Adoptee Remembrance Day

Jean never found out who her family was. Nearly five decades older than me, Jean was a lovely, sweet lady who, knowing of my husbands affection for lemon cake, would present one to me on a regular basis.

Jean and I first met at the church I used to attend. She had her regular seat, right back row, first seat in from the right aisle. I would sit directly in front of her, my two young children to my left. When the boys would head to children’s church after worship, I would take up the chair in the sound booth directly behind Jean.

This arrangement meant that she was the first person I would turn to when the Pastor exhorted us to greet our neighbor. Jean would smile, and we would clasp hands, wishing one another Gods blessing.

On weekdays, Jean and I would laugh and exchange news as we sorted donations and washed clothing in our community’s small thrift shop. She didn’t enjoy running the cash register. Interacting with our customers and making sales was a job for me or for Millie, the stores manager.

From time to time, Jean and I would mutter in disgust over donations that contained someone’s garbage, or the local laundromat owner would bring by her Lost and Found; a plastic bag filled with wet, moldy clothing. Other times we would exclaim in delight as we opened boxes containing items we knew would earn the shop a tidy sum for the food pantry the thrift shop supported.

When I discovered that I was adopted, Jean was quiet. Instead of the platitudes other people were offering me, she simply hugged me. I broke down crying, and left to hide in the bathroom.

Jean waited patiently for me. Slowly, she revealed to me how she had been adopted as a very young child. Being a child “born out of wedlock” in a conservative culture led to a life of choices- tell people of her adopted state and risk their scorn and rejection, or remain silent and “pass” as normal.

She wanted a life for herself. A spouse and children.

Jean remained silent.

Jean shared with me how she had spent a lifetime peering at faces. A lifetime wondering if this person or that might be related to her, could help her make sense of who she was.

By the time Jean and I had first met, she was in her seventies. Seventy plus years of listening for a familiar voice, of longing for her family.

Not many years after my discovery of my adoption, when I was in my mid thirties, Jean passed away, alone in her home. Shortly before her death, she had handed me a necklace made of clear, bright crystals, passed down to her from her adoptive mother. She wanted to pass the necklace down to her own children, but how to choose which one? I took the necklace, restringing the beads to create three bracelets. A gift from a thoughtful woman who made lemon cakes for a man she had only met briefly, on his rare days at church.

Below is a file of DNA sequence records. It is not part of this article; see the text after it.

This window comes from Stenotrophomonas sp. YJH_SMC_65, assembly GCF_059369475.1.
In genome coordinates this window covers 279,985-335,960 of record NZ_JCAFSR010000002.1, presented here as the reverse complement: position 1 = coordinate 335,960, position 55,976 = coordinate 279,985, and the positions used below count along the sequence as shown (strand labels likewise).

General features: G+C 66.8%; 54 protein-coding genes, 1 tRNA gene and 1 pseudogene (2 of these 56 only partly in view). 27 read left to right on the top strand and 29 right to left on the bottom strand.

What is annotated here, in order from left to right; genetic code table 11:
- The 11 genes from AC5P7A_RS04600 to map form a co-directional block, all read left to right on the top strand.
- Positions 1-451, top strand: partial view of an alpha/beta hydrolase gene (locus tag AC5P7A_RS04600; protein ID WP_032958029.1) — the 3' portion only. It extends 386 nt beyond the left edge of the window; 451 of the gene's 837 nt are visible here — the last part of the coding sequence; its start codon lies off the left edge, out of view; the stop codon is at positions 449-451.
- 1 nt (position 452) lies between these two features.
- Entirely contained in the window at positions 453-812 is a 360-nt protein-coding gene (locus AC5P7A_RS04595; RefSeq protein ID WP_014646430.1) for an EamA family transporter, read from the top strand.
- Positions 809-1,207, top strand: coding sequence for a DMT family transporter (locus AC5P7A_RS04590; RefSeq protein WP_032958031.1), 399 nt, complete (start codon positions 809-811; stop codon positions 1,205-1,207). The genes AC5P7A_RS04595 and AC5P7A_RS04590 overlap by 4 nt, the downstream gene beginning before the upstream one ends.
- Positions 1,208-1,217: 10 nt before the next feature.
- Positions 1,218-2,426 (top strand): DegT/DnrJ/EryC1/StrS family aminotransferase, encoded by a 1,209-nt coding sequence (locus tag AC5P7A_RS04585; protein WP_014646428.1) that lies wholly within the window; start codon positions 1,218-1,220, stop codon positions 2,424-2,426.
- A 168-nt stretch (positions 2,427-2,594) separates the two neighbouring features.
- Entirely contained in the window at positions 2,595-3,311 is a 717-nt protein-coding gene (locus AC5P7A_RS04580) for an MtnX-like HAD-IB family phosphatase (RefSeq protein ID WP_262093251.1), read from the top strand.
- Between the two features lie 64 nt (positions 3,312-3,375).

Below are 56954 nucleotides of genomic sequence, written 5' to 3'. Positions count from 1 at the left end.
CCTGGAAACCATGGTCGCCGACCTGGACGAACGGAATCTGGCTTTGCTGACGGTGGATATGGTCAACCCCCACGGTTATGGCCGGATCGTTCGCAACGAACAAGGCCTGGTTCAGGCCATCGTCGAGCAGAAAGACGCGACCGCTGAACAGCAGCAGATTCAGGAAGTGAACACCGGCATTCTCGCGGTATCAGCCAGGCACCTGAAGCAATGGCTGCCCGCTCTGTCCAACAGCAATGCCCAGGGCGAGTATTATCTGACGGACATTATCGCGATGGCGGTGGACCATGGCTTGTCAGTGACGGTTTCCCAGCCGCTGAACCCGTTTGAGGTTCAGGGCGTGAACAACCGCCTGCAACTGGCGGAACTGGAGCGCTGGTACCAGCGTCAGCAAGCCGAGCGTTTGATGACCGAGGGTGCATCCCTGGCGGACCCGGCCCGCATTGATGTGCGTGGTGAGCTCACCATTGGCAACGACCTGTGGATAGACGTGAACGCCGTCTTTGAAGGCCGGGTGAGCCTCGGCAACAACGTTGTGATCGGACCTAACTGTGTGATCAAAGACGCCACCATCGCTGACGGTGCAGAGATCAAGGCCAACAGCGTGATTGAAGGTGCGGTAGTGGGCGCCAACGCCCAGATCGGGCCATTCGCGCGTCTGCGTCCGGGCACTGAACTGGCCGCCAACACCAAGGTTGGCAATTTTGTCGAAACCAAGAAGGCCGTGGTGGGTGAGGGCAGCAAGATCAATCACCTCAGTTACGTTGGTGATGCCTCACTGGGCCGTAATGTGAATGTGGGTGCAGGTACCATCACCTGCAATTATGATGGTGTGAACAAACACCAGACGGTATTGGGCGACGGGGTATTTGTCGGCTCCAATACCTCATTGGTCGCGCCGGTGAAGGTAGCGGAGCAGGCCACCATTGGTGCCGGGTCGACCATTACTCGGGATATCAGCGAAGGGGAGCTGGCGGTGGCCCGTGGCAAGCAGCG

Jean never stopped longing. Never stopped wondering. Never knew. She carried the sadness with her to her grave.

I rarely cry at funerals. I rarely cry, period. I sat dry-eyed as person after person shared their memories of this kind, constant woman. A woman who showed up for her church, her community and her friends. Quietly. Present but never wanting to be the center of attention. Never wanting to cause a fuss.

We bonded over silly things. We both sat in the back of the church because the worship leaders played the music so loudly that we both found our heads hurting. We both liked to be able to slip out unnoticed if we felt overcome.

At work we liked to hang the clothing just so, and we shared a love for the, to me, vintage items that occasionally showed up. To Jean, they were memories of her childhood, or teen age years, or her days as a young woman.

We bonded over serious topics. We recognized the profound grief that we each felt, but could not safely express in our church or in our community. We bonded over the feelings of betrayal and loss. We both felt the bewilderment of our ignorance. Why had we been given up? Why were we not supposed to know what others took for granted?

I wish I could have found Jeans answers. I wish I could have eased some of the pain she felt, the way she did for me on the day she clasped my hands between her own and told me, in a low voice “ I am adopted, too. I know what you are going through.”

Yesterday I remembered my adoptive, adopted brother, who was with me from the beginning of my adopted life. Today I remember Jean, who was there at a point in my life where I felt the most vulnerable, the most broken. Today I am finding a place for myself among a community of adopted people who my dear friend never got the chance to know. Never had the opportunity to be seen and heard by others who would understand her, love her the way that I came to love her.